The strength of our statistical approach is that it allowed for a more realistic scenario of growth rates than models that treat each outbreak individually. The use of a generalised linear mixed model provides a simple but elegant solution for a geographically complex and hierarchical epidemic structure and yielded plausible values of transmissibility. As shown in our sensitivity analysis, the length of the time window for the exponential phase did not affect the estimates of R0 substantially. The selection of the time interval to be included should be based on considerations about the generation time, the number of data points available and knowledge about the time point of control interventions. Our approach has three main limitations, two related to data quality and one to the choice of methods. First, the reliability of the data collected at the beginning of the epidemic is uncertain [46]. Reporting delays and underreporting could have led to the underestimation of the incidence. Delays in updating the patient database do not affect our analysis because we included only the initial data points for each district. Underreporting of cases was estimated to be 17 to 70% [47]. If underreporting remains constant throughout the observed time period, R0 is unaffected, because the exponential growth rate does not change. The assumption of proportional underreporting seems reasonable for the initial phase of two months even if it does not hold throughout the epidemic. Due to the lack of data on dynamic underreporting, we did not consider this aspect in our analysis. Second, our assumption about the absence of control measures might not be true. Local outbreaks occurred at different time points of the epidemic. Immediate implementation of control measures or increased public awareness in later outbreaks could have biased estimates of the initial epidemic growth downwards for districts affected towards the end of 2014. We think that the effect of these interventions was negligible during the first two months of an outbreak because, even by early October 2014, only a few districts had managed to implement fully functioning control measures such as safe burials and contact tracing [48] and most ETUs opened more than eight weeks after onset of the epidemic in a district. Third, our approach does not take into account the spatial dependence of cases and in theory the geographical location of cases is exchangeable within a country in our model. Spatial autocorrelation models require a spatial weights matrix, which is derived using geographical information, and are conceptually more complex than normal regression models. We aimed to establish a simple model, which can be used when limited geographical information is available but which still includes the hierarchical aspect of spatially heterogeneous epidemics. This analysis also has a limited spatial resolution due to the availability of data and cannot capture heterogeneities at a finer scale. The assumption of homogeneous population mixing within a district is clearly unrealistic. However, the trade-off between higher spatial resolution and lower case numbers is not straightforward. Chiefdom-level data may provide a better picture of local dynamics but are not publicly available.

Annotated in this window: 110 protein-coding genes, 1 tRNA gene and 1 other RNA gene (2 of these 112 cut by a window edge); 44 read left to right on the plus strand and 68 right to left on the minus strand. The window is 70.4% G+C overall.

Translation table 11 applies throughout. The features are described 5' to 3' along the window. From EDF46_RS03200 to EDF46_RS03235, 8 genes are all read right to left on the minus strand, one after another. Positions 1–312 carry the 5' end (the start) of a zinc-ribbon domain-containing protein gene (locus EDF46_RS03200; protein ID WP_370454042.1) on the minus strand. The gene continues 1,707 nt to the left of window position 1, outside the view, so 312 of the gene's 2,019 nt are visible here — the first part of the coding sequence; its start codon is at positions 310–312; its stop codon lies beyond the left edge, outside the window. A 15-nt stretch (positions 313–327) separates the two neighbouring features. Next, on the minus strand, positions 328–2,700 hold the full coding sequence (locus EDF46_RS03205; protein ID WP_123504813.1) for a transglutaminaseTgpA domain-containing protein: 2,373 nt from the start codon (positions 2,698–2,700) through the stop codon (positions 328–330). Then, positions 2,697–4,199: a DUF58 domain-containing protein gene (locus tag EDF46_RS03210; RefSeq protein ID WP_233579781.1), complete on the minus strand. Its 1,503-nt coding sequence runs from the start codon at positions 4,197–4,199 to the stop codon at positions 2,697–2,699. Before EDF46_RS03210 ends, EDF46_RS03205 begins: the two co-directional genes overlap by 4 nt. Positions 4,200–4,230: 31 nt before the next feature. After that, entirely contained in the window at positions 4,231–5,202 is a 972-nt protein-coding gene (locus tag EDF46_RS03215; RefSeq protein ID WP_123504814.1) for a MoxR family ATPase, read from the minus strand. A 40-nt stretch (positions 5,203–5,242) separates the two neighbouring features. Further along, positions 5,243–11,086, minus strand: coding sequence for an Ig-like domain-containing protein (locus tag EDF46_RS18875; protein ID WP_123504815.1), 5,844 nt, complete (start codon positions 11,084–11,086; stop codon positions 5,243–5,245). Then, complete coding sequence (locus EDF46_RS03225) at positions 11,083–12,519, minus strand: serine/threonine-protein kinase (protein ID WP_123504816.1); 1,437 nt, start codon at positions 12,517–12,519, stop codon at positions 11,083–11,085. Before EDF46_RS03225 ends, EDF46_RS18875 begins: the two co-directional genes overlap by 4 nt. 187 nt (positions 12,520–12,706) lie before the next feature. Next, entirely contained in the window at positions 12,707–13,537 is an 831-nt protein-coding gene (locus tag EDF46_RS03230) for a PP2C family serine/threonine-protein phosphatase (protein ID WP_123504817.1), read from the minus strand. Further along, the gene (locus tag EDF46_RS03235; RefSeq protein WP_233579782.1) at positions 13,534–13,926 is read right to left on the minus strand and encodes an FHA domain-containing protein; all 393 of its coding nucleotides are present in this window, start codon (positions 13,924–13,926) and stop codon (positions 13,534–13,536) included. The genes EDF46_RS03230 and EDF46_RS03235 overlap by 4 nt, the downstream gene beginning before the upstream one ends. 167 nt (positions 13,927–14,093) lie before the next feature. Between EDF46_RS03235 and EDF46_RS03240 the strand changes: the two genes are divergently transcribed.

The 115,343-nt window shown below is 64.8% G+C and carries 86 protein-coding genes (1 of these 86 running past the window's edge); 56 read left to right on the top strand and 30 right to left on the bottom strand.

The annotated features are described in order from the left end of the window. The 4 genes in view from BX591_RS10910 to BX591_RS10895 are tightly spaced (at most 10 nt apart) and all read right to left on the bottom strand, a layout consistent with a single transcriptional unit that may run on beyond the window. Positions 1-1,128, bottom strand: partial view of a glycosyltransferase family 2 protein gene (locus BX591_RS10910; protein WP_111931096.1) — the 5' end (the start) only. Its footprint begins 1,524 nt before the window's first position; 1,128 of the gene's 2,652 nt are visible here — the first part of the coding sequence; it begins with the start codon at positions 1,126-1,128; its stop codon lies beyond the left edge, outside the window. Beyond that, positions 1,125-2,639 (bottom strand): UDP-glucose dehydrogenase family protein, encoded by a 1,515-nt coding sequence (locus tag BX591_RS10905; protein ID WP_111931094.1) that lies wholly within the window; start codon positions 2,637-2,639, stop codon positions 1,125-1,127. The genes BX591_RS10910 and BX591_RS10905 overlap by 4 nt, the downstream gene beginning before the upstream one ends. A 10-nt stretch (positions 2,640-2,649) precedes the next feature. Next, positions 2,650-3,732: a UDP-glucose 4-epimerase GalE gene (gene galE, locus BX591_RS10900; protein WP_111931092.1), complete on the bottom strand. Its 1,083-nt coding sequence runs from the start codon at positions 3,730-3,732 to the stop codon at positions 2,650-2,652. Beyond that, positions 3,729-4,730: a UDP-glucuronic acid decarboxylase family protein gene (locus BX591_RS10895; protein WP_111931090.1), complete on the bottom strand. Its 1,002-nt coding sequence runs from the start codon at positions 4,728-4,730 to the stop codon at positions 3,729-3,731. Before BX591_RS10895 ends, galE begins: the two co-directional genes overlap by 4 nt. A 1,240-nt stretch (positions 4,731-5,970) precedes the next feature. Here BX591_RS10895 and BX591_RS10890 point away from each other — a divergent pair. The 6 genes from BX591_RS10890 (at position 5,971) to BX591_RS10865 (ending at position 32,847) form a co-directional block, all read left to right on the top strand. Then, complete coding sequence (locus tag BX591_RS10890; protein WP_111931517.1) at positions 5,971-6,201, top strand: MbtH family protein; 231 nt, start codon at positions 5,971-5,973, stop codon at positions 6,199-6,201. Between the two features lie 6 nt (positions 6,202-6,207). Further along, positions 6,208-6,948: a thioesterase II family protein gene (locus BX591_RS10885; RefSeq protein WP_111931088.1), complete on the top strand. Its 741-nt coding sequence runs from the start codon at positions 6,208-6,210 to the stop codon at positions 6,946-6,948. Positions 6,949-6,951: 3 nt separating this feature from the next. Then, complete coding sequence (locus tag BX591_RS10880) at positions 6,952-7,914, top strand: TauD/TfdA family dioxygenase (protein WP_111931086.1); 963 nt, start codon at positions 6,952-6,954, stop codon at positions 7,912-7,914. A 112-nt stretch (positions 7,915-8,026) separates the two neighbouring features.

Our district-level estimates of R0 are generally consistent with results of studies from Kenema (Sierra Leone), Montserrado (Liberia) and Conakry (Guinea) (S3 Table). Four studies using different phylodynamic models based on patient samples taken in a hospital in Kenema have given estimates of R0 between 1.26 and 2.40 [2325,47]. Our estimate of 1.65 (95% CI 1.27–2.03) is within this range. For Montserrado, we estimated an R0 of 2.07 (95% CI 1.41–2.74), which lies between the published estimates of 1.73 and 2.49 [21,22]. For Conakry, our model yielded a lower value (1.15, 95% CI 0.80–1.51) than that calculated from reconstructed transmission chains (1.7) for the time period of March 2014 [20] but was close to the overall value of 0.95 estimated from a re-analysis of the same data [49]. The finding that many districts experienced an outbreak that was characterised by an R0<1 supports the hypothesis of heterogeneous contact networks [4,11]. Clustered transmission and superspreading has been confirmed by several studies [20,25,47] and can lead to outbreaks even if R0 is below unity [49]. Assuming that our approach is an adequate model of this hierarchical epidemic, we may conclude that subnational transmissibility might not have been as high as previously thought. At national level, our approach was not comparable to results of other methods. Several mechanistic [6,10,14,1619,5052] and phenomenological [15,34,53] models have provided estimates of R0 ranging from 1.51 (95% CI 1.50–1.52) to 2.46 (95% CI 1.44–2.01) for Guinea, from 1.54 to 2.5 (95% CI 2.4–2.7) for Liberia and from 1.26 to 8.33 for Sierra Leone. Our estimates of 0.97 (95% CI 0.77–1.18) for Guinea, of 1.26 (95% CI 0.98–1.55) for Liberia and of 1.66 (95% CI 1.43–2.00) for Sierra Leone are consistently lower than all published values. These differences might reflect the fact that our national estimates of R0 result from an averaged growth rate of multiple local outbreaks occurring at different time points, whilst other studies used the national epidemic curves to fit their models.